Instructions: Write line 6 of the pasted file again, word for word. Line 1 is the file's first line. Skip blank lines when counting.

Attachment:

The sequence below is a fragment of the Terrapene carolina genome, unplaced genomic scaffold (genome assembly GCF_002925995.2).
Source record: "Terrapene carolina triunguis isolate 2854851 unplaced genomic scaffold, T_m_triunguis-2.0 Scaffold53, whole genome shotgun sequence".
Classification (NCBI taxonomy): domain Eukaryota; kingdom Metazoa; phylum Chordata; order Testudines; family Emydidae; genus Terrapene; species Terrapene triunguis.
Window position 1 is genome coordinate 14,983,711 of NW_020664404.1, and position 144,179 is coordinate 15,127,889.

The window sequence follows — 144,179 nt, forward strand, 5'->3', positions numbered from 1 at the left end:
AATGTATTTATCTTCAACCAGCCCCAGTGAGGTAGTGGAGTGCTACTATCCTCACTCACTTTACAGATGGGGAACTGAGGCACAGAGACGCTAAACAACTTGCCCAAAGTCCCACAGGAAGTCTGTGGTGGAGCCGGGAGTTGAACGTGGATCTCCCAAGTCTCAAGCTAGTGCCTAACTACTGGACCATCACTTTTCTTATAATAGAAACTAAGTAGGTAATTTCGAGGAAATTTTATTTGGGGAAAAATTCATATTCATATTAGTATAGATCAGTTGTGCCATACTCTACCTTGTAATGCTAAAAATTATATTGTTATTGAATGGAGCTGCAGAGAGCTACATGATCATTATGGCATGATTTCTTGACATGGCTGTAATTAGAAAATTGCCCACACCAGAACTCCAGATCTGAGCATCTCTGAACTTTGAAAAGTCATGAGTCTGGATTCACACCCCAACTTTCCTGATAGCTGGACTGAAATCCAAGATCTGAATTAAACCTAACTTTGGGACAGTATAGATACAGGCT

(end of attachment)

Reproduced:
AATGTATTTATCTTCAACCAGCCCCAGTGAGGTAGTGGAGTGCTACTATCCTCACTCACTTTACAGATGGGGAACTGAGGCACAGAGACGCTAAACAACTTGCCCAAAGTCCCACAGGAAGTCTGTGGTGGAGCCGGGAGTTGAACGTGGATCTCCCAAGTCTCAAGCTAGTGCCTAACTACTGGACCATCACTTTTCTTATAATAGAAACTAAGTAGGTAATTTCGAGGAAATTTTATTTGGGGAAAAATTCATATTCATATTAGTATAGATCAGTTGTGCCATACTCTACCTTGTAATGCTAAAAATTATATTGTTATTGAATGGAGCTGCAGAGAGCTACATGATCATTATGGCATGATTTCTTGACATGGCTGTAATTAGAAAATTGCCCACACCAGAACTCCAGATCTGAGCATCTCTGAACTTTGAAAAGTCATGAGTCTGGATTCACACCCCAACTTTCCTGATAGCTGGACTGAAATCCAAGATCTGAATTAAACCTAACTTTGGGACAGTATAGATACAGGCT